I always wondered how the Asian Development Bank (ADB) got to be located in Manila until I read this article. Incidentally, the person responsible for this, Cornelio Balmaceda is a distant uncle of mine from my mother side as well as the writer.
One of the biggest events to be hosted by the Aquino administration is the 45th annual meeting of the Board of Governors of the Asian Development Bank (ADB) from May 2 to May 5 this year. Finance Secretary Cesar Purisima has dubbed the event as the country’s “coming out opportunity to showcase the dividends of good governance and its role in building an economy.”
Perhaps this is an appropriate time to look back and ask some questions: Why was Manila chosen over Tokyo as the permanent site for ADB headquarters? The principal international financial institutions in the world, the International Monetary Fund, and the World Bank, not surprisingly, are located in the United States.
One would think that the ADB would be located in Tokyo in recognition of Japan’s leading economic role in Asia. But it was Manila that got the nod as the site for ADB headquarters.
Who brought about this amazing development that saw the capital of a developing nation chosen as the home of the leading financial institution in this part of the world?
Cornelio Balmaceda was commerce and industry secretary during the administration of President Diosdado Macapagal. In December 1963 at the First Ministerial Conference on Asian Economic Cooperation, Balmaceda was elected chairman of the gathering. On the fourth day of deliberations, the conference adopted a resolution putting forth the principles and objectives of Asian cooperation. The resolution called for the establishment of an Asian Development Bank.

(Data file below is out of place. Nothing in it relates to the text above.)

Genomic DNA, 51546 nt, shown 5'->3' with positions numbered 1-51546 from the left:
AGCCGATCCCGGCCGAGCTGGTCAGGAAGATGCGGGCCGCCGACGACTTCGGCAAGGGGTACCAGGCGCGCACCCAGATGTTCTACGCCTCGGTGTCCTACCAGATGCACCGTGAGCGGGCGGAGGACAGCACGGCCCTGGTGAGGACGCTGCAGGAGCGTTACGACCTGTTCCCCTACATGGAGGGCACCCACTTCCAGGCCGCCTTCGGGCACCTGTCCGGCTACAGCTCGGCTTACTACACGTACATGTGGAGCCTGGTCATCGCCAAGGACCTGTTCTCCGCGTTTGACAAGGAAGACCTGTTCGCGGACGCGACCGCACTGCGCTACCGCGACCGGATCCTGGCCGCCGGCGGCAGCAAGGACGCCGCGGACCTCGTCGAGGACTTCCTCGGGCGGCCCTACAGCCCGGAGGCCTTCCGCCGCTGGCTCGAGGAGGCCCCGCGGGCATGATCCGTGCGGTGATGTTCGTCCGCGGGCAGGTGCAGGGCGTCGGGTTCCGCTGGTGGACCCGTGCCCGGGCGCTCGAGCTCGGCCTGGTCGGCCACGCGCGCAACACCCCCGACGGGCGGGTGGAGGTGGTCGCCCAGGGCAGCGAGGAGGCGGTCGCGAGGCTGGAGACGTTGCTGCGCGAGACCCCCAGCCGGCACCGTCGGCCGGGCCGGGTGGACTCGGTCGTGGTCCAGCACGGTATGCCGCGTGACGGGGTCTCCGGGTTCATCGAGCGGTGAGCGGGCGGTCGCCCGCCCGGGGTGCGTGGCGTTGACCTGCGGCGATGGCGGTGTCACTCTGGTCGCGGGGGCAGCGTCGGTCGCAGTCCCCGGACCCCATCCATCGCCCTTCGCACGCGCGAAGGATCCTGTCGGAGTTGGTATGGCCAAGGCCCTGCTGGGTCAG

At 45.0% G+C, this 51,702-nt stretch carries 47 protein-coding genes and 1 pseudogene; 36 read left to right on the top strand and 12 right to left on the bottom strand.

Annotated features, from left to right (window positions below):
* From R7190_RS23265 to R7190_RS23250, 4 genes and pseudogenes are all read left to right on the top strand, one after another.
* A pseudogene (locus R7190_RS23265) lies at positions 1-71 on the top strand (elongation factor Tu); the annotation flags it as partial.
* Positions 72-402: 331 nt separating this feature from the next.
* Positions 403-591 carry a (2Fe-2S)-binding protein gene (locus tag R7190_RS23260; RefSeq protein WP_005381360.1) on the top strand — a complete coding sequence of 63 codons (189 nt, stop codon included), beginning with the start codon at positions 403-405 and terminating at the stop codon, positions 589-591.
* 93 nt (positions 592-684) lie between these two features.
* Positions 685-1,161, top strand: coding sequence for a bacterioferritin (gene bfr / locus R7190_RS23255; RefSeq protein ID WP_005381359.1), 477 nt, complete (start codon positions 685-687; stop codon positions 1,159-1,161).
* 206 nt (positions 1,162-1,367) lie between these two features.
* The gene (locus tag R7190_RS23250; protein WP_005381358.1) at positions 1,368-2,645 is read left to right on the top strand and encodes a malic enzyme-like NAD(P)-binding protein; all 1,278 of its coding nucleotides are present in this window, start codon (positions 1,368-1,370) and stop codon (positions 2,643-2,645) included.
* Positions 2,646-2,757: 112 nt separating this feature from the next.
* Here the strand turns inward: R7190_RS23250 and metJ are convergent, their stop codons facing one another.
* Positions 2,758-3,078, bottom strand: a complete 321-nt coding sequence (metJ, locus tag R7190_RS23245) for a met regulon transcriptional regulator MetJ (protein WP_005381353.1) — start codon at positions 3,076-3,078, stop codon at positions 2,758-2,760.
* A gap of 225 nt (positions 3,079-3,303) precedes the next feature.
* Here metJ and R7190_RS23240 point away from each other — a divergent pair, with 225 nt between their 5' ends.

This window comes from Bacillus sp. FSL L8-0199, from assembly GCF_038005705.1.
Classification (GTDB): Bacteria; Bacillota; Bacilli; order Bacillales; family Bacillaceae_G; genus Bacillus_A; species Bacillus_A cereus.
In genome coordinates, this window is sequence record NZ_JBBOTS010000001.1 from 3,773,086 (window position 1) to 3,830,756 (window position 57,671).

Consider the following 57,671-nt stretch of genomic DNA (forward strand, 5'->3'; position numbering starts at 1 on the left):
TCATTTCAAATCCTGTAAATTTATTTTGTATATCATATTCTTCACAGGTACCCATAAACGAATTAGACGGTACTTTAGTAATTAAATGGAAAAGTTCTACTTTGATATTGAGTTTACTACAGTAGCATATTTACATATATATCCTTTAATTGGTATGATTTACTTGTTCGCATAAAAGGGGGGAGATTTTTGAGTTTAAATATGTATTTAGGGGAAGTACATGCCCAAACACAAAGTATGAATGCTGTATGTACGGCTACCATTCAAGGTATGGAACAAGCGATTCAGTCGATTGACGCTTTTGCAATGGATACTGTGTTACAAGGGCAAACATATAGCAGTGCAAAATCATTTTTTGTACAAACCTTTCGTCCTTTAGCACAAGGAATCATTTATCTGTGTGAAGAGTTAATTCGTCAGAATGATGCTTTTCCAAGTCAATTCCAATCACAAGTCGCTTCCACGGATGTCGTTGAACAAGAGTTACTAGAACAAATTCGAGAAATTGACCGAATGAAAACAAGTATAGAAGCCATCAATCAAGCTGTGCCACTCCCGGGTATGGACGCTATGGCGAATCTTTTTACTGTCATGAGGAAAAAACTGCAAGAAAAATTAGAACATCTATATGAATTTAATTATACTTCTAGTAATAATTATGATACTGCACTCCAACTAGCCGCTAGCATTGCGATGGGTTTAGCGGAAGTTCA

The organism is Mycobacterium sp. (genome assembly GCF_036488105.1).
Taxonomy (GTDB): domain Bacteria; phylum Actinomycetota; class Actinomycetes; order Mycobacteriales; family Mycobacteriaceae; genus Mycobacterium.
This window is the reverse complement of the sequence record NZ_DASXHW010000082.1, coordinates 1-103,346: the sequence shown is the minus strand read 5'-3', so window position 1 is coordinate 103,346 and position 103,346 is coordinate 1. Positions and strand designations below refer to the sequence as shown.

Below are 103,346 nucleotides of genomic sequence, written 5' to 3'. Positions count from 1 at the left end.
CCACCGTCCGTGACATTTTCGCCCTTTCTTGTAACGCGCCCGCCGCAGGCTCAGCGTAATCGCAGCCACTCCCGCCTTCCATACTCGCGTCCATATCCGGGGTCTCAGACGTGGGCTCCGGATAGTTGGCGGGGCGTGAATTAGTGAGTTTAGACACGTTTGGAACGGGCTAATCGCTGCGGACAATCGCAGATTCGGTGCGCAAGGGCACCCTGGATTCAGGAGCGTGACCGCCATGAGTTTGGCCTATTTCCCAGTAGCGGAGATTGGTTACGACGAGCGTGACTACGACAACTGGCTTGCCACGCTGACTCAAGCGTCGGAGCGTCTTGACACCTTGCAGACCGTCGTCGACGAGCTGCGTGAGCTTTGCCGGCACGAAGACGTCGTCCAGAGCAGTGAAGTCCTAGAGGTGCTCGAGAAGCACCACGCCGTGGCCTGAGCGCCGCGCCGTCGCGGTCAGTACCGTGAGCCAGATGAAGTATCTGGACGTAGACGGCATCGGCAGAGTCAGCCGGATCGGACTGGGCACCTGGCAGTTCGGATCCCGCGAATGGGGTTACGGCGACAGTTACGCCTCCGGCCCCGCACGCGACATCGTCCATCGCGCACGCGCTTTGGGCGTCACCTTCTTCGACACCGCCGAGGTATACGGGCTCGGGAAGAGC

In March 1965, the 31st Economic Commission for Asia and the Far East (ECAFE) session held in Wellington, New Zealand, approved a resolution “to set up a high level consultative committee of experts designated by nine regional member governments, to advise and assist in the formulation of measures for the establishment of the Bank.”
A month later, the Philippine government designated Secretary Balmaceda as the Philippine representative to this nine-nation Consultative Committee. At the opening meeting of the group, he was elected chairman and declared, “It is the considered view of my government that the establishment of a regional bank for Asia and the Far East is one of the most significant and important, if not the most significant and important undertaking, that ECAFE has ever launched during its 18 years of existence. My government is giving its full support and is prepared to cooperate to the fullest extent in bringing about the successful establishment of the proposed Asian Development Bank.”
C.S. Krishna Moorthi, representative of India in the Consultative Committee, had this to say about Balmaceda: “The proposed bank when it comes into being will owe a lot to Mr. Cornelio Balmaceda who has served its cause over the last three years, with zest and with confidence despite earlier hesitation from some countries; we would like to record our warm appreciation of his services to the cause.”
U Nyun, executive secretary of ECAFE, spoke on the work of the Consultative Committee under “the able and distinguished leadership of his Excellency, Secretary Cornelio Balmaceda of the Philippines.” He said, “We are most grateful to the Chairman and members of the Consultative Committee for performing this difficult task and carrying the work forward to the present stage of completion.”
In an article before the voting was conducted for the site of ADB, Balmaceda explained why he believed that it should be Manila:
“The selection of the location of the headquarters of ADB will be based on the conditions obtaining in the proposed site that are most conducive to the smooth and successful operation of the Bank and the attainment of its objectives.